FinMin shortlists 4 domestic & 12 international law firms for international arb disputes

Ministry of Finance

The Indian arbitration sector is seeing an upswing. And how. The past year has not only seen several amendments to arbitrations laws (and consequent litigation), but also the establishment of the MCIA. Just two weeks back, the country saw a 3-day conference on ‘Strengthening Arbitration and Enforcement in India organised by Niti Ayog.

Recently, the government has also revealed a list of firms shortlisted for representing the country at an international stage as per a PTI report published on LiveMint.

In a first of a kind move by the Ministry of Finance, based on a Request for Proposal (RPF) issued earlier in January this year, as many as twelve international, and four domestic law firms have been shortlisted for representing the Government of India (GOI) in international arbitration proceedings. More specifically, arbitrations arising out of the various Bilateral Promotion and Protection Agreements (BIPAs) and Bilateral Investment Treaties (BITs).

The RPF has been issued in light of the rising instances of international trade and investment disputes which the GOI has been engaged in the recent past- White Industries, Vodafone, Children’s Investment Fund, and Cairn Energy to name a few.

Anirudh Krishnan, Partner at AK Law Chambers says,

“BIT arbitrations would require expertise in Indian domestic law and public international law (and in some cases the law of the State of the investor). The former obviously requires a domestic law firm to be engaged. Foreign law firms are perhaps engaged because of their expertise in the latter and their wider bandwidth to handle such cases.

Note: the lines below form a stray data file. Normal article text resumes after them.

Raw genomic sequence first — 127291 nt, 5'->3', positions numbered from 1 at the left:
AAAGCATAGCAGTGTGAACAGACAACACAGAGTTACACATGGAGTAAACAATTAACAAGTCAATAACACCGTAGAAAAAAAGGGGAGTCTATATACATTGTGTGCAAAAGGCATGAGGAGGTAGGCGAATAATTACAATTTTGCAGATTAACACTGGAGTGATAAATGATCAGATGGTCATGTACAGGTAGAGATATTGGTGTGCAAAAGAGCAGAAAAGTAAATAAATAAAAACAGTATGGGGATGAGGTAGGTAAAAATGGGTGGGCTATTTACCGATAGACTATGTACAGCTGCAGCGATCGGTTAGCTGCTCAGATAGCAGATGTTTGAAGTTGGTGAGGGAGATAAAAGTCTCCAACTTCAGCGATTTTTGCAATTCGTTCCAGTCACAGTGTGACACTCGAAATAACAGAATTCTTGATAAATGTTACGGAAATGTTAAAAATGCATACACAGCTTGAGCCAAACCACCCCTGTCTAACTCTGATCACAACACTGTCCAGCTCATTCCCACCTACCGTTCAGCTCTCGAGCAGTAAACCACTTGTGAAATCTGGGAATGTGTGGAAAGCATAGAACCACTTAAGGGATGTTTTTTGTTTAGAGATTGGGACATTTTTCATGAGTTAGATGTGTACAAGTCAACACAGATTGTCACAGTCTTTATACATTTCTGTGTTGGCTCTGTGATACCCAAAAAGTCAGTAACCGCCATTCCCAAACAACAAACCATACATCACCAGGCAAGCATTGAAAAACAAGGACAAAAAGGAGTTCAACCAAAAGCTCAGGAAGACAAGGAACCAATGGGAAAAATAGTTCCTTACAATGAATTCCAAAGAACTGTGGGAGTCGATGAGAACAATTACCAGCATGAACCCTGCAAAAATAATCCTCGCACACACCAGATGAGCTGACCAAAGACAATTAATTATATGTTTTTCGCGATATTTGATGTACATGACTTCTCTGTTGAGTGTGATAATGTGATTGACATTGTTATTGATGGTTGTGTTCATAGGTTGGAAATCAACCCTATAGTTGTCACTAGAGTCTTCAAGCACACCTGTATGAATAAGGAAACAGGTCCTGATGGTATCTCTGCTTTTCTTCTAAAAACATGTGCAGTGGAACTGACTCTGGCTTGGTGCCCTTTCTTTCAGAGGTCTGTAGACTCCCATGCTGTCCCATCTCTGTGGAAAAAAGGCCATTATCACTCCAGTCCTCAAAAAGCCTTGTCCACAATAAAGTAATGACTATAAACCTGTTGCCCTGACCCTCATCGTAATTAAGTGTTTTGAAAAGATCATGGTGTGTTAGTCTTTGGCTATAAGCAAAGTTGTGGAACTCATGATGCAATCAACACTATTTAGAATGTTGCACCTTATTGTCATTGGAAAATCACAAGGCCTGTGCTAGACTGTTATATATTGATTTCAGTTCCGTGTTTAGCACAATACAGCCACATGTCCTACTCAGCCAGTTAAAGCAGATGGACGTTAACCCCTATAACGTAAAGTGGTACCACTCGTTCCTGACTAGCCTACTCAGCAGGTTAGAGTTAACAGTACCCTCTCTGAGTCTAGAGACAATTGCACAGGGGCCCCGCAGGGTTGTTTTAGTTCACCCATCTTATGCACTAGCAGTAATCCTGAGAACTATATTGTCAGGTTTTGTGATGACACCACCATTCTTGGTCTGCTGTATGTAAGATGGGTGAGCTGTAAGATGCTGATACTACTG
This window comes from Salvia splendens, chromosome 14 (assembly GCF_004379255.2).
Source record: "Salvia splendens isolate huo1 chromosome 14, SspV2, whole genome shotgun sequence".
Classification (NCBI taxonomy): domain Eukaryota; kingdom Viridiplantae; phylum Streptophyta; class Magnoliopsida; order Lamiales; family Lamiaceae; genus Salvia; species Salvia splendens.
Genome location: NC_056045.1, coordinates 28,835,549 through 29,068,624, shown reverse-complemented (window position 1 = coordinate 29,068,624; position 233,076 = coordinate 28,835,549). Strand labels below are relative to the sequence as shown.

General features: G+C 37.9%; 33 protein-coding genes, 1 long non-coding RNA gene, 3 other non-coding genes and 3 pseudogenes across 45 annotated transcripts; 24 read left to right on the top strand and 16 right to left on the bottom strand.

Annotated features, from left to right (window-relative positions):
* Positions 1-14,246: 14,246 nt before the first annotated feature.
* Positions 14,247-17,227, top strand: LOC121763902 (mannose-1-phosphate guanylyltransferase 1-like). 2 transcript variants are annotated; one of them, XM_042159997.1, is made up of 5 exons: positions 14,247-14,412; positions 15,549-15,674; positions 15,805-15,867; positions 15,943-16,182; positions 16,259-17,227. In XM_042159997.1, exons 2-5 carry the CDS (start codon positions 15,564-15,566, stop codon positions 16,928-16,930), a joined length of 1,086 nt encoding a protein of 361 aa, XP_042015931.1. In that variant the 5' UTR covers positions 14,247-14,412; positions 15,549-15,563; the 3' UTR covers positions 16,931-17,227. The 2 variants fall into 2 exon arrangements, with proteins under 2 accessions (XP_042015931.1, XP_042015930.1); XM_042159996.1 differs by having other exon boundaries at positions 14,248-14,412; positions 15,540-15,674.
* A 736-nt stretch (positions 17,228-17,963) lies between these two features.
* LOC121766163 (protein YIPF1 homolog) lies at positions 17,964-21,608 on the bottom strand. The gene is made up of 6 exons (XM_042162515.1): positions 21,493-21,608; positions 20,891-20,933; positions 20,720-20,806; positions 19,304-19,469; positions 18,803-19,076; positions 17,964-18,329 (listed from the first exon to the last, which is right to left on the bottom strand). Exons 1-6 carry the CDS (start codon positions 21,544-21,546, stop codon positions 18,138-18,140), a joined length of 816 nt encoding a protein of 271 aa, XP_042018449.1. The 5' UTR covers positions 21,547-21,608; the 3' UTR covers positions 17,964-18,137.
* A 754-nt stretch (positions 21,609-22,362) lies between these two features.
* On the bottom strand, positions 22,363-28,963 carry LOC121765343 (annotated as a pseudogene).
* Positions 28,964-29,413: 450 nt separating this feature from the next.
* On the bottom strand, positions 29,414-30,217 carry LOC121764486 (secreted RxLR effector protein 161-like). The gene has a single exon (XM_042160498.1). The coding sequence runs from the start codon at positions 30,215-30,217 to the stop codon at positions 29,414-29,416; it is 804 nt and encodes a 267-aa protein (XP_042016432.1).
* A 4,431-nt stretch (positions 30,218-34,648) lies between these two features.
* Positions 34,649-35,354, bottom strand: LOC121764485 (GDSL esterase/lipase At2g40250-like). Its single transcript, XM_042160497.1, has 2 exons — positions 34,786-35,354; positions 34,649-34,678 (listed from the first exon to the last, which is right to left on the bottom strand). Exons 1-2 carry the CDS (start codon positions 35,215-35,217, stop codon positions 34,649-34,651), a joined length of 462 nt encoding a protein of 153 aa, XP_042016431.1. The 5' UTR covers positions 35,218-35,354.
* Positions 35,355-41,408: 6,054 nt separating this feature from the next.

This is a highly specialized area with practitioners in India having far less experience than some of the firms abroad who have dealt with a number of BIT arbitrations.”

While the scope of work for both domestic as well as International law firms appear to be similar in nature, there are certain responsibilities which are strictly delineated between the two:

  • Domestic firms will inter alia be involved in providing legal assistance and preparation of strategy for representing GOI, help in procedural aspects of the proceedings and assist the Ministry/Department for negotiations;
  • International firms on the other hand will inter alia actually represent GOI in the arbitral proceedings under the ICSID or UNCITRAL Rules and provide legal advise on issues pertaining to international law.

The list of shortlisted domestic firms was issued on 30 September, and the list of international firms was issued on 31 October. These lists are based only on technical bids, since the financial bids are yet to be evaluated.

As far as international firms go, among others, more heard-of names such as DLA Piper, Debevoise & Plimpton and Clyde & Co have made the list.

However, given that investment treaty disputes a very specialist area of practice, with very few firms providing this expertise in India, the shortlisted domestic firms include smaller ones such as- Aarna LawArista ChambersClarus Law Associates and PLR Chambers.

Anirudh adds,

It is good that firms have been chosen based on some rational criteria. However, what is even more important according to me is to constitute a High Level Risk Assessment Committee, which will examine the merits/ demerits of each BIT arbitration and advise the Government appropriately.

The Finance Ministry is not the only ministry that has sought to empanel law firms. Last year, the National Informatics Centre Services, which is the corporate extension of National Informatics Centre, Department of Electronics & Information Technology and Ministry of Communications &Information Technology, had also issued a similar RFP for engagement of domestic law firms, as did the Indian Ports Association.

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